Imagine for a moment, if you will, a piece of science fiction written and published today. It focusses on the problems of ecology facing the world. It's up-front with its message: we need to do something about global warming now or we'll lose the lowlands of the world, and all the species they are home to.
Now imagine that same piece of science fiction thirty years in the future, in a future where worries of global warming have been eased - at least in terms of icecaps melting and raising sea levels - because of a series of dykes that have been raised the world over by pioneering Dutch engineers. The story becomes dated and easy to place - the second decade of the twenty-first century. It loses relevance. It may be a classic of its type, but there's every chance that it'll be forgotten and drowned beneath the tidal wave of new fiction concentrating on other contemporary problems, which in turn will be swept away by subsequent fiction of the same sort.
So how do you make sure a story set in its time remains relevant?
I would argue that the answer can only be found in fiction that doesn't tackle issues head-on - but tackles them through its cast of characters. Take Frank Herbert's Dune, for instance. I'm going to come clean and say that it's one of my favourite books, not least because I'm in love with the story (so I may be a little biased). I'm also going to say I'm not going to waste time and talk about the heavy-handed and over-preachy sequels written by either Frank or his son, Brian. If you want to read them, be my guest, but don't expect them to measure up to the magnificence of the original.
Dune was first published in 1965 and isn't about ecology - but it so easily could have been. It could also have been about resource wars, and I have no doubt that were it released today it would be taken as commentary on American foreign policy in the Middle East. And it's not really about resource wars either. What Dune is about is people - in particular, politics and religion, and often how those two combine. This may as well be explained in the first chapter, as Reverend Mother Gaius Helen Mohiam of the Bene Gesserit Sisterhood demonstrates the purpose of her order to Paul Atreides, Ducal heir and protagonist. As time goes on, Paul moves with his House to Arrakis, the only place in the universe where the spice Melange may be found, a desert planet with a savage climate. The family are put there by their ruler, and they find themselves engaged in vendetta with the Harkonnens, holders of the previous fief over the planet, who mined spice and provided the universe with its most precious commodity.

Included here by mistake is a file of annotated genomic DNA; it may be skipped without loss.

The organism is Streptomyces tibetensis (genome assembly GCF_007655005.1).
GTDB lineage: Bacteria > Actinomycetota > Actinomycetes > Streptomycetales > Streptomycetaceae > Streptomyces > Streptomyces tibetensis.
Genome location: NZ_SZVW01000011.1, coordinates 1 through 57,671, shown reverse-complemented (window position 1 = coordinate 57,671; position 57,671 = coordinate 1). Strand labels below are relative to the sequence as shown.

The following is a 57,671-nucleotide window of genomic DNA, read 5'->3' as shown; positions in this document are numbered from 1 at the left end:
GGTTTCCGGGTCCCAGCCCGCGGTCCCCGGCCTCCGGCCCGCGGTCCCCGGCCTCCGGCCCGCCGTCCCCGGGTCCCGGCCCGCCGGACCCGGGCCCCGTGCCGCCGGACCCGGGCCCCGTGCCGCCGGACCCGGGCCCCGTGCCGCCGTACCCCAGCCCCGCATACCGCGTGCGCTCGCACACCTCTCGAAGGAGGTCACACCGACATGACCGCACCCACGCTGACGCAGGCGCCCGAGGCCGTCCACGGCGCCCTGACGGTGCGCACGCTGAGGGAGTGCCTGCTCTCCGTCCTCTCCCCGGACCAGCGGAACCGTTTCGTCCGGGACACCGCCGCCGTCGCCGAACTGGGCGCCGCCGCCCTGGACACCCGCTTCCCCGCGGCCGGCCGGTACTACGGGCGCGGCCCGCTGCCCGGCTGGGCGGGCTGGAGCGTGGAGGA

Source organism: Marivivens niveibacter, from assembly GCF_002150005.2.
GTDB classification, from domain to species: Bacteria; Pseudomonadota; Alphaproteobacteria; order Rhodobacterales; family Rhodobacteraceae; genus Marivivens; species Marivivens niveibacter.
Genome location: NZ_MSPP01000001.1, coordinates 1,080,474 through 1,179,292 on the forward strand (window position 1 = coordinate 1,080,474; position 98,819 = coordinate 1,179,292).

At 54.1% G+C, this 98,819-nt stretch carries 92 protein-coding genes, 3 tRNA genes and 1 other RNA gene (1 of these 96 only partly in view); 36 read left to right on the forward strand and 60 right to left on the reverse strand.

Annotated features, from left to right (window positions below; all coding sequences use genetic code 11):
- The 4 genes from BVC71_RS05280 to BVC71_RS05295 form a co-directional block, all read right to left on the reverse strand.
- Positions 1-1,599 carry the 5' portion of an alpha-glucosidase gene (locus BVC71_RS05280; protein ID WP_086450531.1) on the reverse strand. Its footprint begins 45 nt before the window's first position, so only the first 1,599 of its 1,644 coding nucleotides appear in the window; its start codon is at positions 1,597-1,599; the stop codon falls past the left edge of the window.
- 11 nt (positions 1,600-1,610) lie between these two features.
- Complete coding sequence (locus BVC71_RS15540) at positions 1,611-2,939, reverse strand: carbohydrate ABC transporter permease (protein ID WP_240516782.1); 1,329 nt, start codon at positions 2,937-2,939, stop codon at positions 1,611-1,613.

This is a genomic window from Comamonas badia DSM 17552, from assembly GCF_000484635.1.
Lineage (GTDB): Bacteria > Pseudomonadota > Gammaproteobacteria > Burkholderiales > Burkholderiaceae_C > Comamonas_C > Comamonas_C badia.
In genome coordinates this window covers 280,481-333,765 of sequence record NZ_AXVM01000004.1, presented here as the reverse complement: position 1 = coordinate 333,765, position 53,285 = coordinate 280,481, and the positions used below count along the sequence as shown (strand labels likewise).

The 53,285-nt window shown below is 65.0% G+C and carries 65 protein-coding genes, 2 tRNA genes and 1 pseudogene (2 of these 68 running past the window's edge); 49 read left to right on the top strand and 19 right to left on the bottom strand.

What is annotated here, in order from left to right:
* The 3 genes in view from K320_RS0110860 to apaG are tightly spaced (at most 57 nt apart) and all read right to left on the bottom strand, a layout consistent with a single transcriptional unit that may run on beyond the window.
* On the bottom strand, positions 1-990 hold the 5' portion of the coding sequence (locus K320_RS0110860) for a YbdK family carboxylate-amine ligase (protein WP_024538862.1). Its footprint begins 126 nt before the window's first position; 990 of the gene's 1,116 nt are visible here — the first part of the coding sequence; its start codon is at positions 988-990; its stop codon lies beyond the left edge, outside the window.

All I mentioned above - ecology in particular - form part of the background themes of the novel, but because of the vendetta and the politics that take place as a result of it and subsequent manoeuvrings the focus is forced onto the people - and more specifically, onto how those people react and behave and react to events around them.
People are the one perpetual truth in society and literature. Everything in life comes back to humanity and what's best for it. Even the biggest themes in literature - such as the old Arthur C. Clarke favourite of the human race's place in the universe - have the human element. But things relating to humanity change, while humanity does not. The world moves on while mankind exists in perpetuity. Mankind's invented interests - politics not least among them - travel with humanity like a second skin, unlike the events we react to such as global warming (see: ecology).
And this is what Dune is best at. It distils everything to a human level. And because it's not tied to its non-human themes, it means it can continue to be relevant.
If I were to go on and talk about how only science fiction can really do this (as other forms of literature are tethered to their time of writing in many ways) I'd be able to make a fair case. But it isn't one for today. My point has to be that the human side of writing is more important than the contextual side - one is a constant and this has to be remembered.